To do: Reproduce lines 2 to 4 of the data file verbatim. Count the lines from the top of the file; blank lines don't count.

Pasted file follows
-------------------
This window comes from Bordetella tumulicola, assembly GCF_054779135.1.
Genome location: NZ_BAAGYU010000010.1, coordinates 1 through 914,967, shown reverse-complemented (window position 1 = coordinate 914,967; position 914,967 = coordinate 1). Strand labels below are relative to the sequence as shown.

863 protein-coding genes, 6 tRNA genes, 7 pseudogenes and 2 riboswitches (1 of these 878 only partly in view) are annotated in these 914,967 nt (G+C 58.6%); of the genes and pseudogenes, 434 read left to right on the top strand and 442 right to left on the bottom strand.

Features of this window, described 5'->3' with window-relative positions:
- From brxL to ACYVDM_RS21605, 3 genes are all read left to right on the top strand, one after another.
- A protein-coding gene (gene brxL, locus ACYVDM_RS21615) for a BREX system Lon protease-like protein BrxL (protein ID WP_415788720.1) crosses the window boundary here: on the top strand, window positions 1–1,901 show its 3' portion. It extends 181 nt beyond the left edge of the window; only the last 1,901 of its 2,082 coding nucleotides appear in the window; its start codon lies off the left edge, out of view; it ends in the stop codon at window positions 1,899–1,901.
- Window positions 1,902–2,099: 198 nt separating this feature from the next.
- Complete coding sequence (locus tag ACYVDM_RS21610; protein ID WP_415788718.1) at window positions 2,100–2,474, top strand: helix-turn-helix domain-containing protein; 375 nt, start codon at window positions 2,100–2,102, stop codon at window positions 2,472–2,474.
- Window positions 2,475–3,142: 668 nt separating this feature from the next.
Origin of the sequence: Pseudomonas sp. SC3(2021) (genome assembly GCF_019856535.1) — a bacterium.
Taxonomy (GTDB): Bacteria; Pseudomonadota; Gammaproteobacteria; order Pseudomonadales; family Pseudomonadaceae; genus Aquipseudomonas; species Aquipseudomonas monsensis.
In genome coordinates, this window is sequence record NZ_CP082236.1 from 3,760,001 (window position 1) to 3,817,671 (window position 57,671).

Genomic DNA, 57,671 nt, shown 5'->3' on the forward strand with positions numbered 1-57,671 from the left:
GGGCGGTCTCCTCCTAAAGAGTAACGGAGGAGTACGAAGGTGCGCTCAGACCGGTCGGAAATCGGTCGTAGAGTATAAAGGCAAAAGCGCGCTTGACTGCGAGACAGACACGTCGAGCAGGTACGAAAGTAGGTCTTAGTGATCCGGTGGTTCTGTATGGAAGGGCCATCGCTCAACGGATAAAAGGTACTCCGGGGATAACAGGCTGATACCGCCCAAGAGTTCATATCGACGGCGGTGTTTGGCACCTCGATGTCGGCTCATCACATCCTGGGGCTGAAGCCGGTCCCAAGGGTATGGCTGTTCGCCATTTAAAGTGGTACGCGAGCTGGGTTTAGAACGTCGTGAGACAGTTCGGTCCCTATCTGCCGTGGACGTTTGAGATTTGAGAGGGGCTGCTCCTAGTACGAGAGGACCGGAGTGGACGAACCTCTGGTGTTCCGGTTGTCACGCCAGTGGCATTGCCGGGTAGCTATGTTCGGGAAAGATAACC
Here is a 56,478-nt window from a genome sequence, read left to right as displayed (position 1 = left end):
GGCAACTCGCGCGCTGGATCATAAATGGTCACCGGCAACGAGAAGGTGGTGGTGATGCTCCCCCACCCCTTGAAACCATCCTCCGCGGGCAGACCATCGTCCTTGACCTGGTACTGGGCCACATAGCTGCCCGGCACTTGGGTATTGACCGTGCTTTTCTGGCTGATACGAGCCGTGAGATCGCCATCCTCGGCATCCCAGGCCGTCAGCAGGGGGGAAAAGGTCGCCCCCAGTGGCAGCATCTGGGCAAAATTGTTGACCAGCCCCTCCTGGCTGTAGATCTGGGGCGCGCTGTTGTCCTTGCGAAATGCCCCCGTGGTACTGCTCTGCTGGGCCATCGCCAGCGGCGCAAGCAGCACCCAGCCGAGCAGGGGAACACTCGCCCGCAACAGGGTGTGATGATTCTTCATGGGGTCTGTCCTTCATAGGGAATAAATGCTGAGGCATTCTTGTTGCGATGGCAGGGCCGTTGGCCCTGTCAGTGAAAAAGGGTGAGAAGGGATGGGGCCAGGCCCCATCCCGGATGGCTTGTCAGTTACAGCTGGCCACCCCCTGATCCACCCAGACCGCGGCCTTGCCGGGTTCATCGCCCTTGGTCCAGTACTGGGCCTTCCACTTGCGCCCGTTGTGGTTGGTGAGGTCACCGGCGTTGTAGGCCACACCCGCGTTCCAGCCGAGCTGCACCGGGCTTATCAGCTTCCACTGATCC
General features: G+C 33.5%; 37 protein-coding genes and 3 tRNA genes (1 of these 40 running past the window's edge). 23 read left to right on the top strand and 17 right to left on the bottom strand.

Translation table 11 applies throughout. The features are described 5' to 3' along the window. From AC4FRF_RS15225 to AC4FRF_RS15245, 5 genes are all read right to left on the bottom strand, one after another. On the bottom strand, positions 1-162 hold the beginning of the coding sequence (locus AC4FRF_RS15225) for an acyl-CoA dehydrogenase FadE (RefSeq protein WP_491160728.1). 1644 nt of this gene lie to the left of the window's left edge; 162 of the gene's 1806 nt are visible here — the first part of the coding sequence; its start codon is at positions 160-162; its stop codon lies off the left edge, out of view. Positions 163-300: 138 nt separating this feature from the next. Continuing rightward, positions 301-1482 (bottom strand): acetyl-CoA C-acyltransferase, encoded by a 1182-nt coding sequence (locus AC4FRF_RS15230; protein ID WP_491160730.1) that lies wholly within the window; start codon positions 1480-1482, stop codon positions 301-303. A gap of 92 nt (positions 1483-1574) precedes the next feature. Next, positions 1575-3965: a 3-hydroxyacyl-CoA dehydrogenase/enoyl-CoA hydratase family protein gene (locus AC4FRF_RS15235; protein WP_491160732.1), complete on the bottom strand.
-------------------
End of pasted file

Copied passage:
Genome location: NZ_BAAGYU010000010.1, coordinates 1 through 914,967, shown reverse-complemented (window position 1 = coordinate 914,967; position 914,967 = coordinate 1). Strand labels below are relative to the sequence as shown.

863 protein-coding genes, 6 tRNA genes, 7 pseudogenes and 2 riboswitches (1 of these 878 only partly in view) are annotated in these 914,967 nt (G+C 58.6%); of the genes and pseudogenes, 434 read left to right on the top strand and 442 right to left on the bottom strand.

Features of this window, described 5'->3' with window-relative positions: